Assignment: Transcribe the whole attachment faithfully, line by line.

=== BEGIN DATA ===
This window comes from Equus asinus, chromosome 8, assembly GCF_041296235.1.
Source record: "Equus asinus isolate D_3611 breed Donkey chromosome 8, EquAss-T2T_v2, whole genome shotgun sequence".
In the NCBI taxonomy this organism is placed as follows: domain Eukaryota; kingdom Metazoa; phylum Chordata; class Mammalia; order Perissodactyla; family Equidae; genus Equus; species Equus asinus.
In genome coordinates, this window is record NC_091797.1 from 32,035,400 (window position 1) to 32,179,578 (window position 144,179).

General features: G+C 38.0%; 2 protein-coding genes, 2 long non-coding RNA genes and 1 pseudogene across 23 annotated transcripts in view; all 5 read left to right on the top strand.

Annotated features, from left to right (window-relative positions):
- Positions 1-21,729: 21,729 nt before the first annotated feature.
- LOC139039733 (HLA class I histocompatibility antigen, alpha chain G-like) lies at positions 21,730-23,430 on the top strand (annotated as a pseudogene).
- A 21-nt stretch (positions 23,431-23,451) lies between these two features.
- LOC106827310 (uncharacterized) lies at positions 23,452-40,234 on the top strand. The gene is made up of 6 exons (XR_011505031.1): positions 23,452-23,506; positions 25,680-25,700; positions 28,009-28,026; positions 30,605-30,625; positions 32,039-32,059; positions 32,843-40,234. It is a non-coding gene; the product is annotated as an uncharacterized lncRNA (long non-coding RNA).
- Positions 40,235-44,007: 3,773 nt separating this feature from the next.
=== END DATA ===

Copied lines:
This window comes from Equus asinus, chromosome 8, assembly GCF_041296235.1.
Source record: "Equus asinus isolate D_3611 breed Donkey chromosome 8, EquAss-T2T_v2, whole genome shotgun sequence".
In the NCBI taxonomy this organism is placed as follows: domain Eukaryota; kingdom Metazoa; phylum Chordata; class Mammalia; order Perissodactyla; family Equidae; genus Equus; species Equus asinus.
In genome coordinates, this window is record NC_091797.1 from 32,035,400 (window position 1) to 32,179,578 (window position 144,179).

General features: G+C 38.0%; 2 protein-coding genes, 2 long non-coding RNA genes and 1 pseudogene across 23 annotated transcripts in view; all 5 read left to right on the top strand.

Annotated features, from left to right (window-relative positions):
- Positions 1-21,729: 21,729 nt before the first annotated feature.
- LOC139039733 (HLA class I histocompatibility antigen, alpha chain G-like) lies at positions 21,730-23,430 on the top strand (annotated as a pseudogene).
- A 21-nt stretch (positions 23,431-23,451) lies between these two features.
- LOC106827310 (uncharacterized) lies at positions 23,452-40,234 on the top strand. The gene is made up of 6 exons (XR_011505031.1): positions 23,452-23,506; positions 25,680-25,700; positions 28,009-28,026; positions 30,605-30,625; positions 32,039-32,059; positions 32,843-40,234. It is a non-coding gene; the product is annotated as an uncharacterized lncRNA (long non-coding RNA).
- Positions 40,235-44,007: 3,773 nt separating this feature from the next.